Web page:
L18 Cylindrical Hopper Car
The L18's are very common cars in China's north east. They provide grain/wheat and corn transport from the farming collectives along the line as far as Hegang near the Russian border to Mudanjiang. The grain is then transported to various docks in Dalian for export. They are frequently seen in service during harvest season, but often spend months in storage in the low season. Despite the introduction of the slightly higher capacity L70 class, none of the class appear to have been removed from service and can be found running with these newer wagons and the earlier L17 class.
There were ten versions of the L18's produced, each with individual variations in the lettering/owner. The main four are China Rail, Dalian North Liang Company Limited livery, Dalian Kuang Consolidated and Yingkou grain Company Limited. Some of these types have minor differences such as color in the lettering, with or without CNR logos, etc. These wagons don't seem to have been as popular as others, which is a shame as they are generally very good especially, especially at the price point, however this may be due to the fairly limited area in which the real ones operate.
The L18's come in a plastic foldable clam shell which slides inside a thin cardboard box with display window. Particular note should be exercised when placing the model back in the clamshell, as damage will result to the brake wheel if it is the wrong way around. I mark an asterix on the plastic clam shell above the brake wheel to ensure correct placement.
Physical details such as step ladders, brake wheels, handrails and ladders are really very nice. The under body hatches, although non-functional, are nicely reproduced. The roof walks are the only thing I really don't like about these cars. They are far too thick, and are unfortunately cast on as part of the main body shell, making removing them to replace with etched metal walkways near impossible. A few of my cars lost brake wheels and ladders soon after purchase. I checked some of my other cars and sure enough it appears that there is no glue holding the parts in place! All the lettering is beautifully applied and the metallic paint work is particularly nice with minimal 'grain'.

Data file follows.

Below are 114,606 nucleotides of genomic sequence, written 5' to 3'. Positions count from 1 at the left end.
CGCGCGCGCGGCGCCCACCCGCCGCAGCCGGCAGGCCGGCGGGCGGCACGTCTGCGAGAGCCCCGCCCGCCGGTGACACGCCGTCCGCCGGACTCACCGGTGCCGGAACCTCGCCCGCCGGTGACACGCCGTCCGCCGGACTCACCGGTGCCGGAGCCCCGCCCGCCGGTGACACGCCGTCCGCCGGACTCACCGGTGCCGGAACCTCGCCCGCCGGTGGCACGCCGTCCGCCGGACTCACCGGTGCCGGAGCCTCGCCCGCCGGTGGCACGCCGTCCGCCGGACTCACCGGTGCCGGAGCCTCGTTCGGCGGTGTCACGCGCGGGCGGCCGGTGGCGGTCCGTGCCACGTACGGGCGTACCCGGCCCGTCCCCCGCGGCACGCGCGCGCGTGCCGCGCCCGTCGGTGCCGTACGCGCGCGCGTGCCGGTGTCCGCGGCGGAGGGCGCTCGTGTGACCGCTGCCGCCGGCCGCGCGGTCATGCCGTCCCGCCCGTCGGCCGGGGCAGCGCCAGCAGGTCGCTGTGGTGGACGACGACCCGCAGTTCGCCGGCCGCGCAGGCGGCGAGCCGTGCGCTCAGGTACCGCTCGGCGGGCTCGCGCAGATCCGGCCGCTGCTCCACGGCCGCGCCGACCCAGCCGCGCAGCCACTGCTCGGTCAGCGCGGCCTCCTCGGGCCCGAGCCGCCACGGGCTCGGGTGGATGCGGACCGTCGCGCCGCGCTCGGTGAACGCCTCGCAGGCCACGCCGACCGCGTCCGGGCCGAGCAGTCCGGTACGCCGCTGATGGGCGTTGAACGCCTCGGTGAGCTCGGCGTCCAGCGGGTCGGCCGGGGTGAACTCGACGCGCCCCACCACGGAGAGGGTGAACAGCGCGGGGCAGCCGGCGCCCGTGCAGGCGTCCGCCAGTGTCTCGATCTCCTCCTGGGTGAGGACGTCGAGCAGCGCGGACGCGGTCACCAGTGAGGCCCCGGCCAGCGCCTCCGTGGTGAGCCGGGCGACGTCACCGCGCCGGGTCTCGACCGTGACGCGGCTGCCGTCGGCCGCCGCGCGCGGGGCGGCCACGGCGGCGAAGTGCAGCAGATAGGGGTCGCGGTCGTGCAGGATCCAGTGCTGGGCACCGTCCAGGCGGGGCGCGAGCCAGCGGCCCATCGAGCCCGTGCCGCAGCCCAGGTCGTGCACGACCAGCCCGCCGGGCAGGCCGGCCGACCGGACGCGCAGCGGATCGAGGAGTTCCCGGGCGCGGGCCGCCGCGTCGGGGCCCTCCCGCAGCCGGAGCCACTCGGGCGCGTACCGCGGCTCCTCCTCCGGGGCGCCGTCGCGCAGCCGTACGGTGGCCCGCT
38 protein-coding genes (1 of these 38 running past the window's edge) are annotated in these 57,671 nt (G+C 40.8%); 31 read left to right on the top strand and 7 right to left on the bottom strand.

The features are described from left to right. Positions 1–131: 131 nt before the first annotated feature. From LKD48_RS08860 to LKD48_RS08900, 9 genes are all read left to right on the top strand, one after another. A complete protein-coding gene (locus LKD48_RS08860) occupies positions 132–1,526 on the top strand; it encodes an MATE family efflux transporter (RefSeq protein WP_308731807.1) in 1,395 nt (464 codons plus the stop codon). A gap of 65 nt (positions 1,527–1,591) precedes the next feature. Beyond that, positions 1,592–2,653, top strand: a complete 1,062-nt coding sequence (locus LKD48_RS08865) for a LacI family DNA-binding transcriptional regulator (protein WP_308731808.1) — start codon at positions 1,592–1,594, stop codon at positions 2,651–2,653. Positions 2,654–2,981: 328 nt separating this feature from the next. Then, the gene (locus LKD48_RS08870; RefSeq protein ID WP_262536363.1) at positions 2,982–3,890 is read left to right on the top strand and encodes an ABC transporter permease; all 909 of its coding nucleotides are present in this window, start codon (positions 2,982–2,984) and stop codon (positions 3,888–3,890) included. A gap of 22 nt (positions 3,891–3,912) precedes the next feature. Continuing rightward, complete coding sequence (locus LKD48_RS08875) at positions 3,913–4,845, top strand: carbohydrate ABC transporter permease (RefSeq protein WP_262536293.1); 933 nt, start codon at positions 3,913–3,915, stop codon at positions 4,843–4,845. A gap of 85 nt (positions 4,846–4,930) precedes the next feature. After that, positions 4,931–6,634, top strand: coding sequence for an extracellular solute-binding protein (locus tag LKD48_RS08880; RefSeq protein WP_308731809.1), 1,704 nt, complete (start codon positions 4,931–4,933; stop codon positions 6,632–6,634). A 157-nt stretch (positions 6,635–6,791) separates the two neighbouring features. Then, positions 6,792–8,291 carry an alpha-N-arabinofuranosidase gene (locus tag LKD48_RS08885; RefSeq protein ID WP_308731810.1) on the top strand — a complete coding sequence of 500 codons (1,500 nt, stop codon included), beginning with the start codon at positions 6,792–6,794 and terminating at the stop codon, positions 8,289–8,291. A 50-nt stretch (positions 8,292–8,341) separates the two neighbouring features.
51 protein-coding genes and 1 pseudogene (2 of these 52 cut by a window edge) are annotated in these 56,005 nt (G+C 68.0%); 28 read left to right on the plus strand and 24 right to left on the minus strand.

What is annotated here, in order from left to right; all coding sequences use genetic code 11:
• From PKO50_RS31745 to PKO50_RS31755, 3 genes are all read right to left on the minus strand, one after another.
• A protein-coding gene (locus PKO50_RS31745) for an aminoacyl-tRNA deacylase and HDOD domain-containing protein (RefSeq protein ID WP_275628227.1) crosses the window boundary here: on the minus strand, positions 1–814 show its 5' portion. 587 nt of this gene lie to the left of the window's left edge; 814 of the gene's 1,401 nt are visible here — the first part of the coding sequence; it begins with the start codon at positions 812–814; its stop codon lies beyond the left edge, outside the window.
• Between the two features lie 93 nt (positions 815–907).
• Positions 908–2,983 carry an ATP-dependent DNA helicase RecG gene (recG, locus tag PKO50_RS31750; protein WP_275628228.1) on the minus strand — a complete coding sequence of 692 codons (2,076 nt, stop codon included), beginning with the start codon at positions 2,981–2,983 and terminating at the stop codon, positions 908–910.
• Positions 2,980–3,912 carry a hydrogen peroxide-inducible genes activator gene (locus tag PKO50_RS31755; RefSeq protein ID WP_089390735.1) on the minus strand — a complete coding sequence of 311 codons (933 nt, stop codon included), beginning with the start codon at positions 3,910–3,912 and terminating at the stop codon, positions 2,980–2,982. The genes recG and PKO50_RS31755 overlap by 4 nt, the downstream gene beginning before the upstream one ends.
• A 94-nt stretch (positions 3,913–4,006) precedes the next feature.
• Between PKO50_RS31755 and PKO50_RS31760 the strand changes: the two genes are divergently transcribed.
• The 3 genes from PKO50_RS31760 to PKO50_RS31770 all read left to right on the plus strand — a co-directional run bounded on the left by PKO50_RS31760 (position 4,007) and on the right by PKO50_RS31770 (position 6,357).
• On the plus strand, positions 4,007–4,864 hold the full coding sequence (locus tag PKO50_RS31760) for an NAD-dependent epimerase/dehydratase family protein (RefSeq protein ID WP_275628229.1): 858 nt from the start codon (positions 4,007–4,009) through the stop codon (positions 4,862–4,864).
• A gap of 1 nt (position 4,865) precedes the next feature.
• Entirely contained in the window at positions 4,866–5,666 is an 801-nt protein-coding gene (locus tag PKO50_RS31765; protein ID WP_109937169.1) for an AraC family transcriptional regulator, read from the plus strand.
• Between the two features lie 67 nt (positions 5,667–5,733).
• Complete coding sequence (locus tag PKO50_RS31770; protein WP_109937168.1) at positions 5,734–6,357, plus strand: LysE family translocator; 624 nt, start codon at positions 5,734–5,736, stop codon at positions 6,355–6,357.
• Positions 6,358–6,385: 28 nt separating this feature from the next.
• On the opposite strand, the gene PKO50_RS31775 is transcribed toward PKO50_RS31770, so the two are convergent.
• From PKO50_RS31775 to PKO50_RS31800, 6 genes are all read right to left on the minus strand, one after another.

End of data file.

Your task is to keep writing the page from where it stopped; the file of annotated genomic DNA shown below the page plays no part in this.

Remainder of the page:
The cars have a nice weight and roll very freely. The bogies pivot freely without obstruction and can negotiate very sharp curves. As usual, Bachmann have given these wagons wheels with extremely deep flanges and don't like Peco code 83 turnouts. (Note, the black car in this review has had its wheel flanges machined down. Unlike most Bachmann China freight car models, the bogies are screwed into the frame. I much prefer this method as the plastic clips they are prone to damage after a couple of time after the removal of removal of the bogies.
Bachmann EZ mates can be replaced with Kadee #58 or #158 medium shanks. (Note, the wagon in the photos of this review shows the Kadee #156's installed with magnetic pins removed)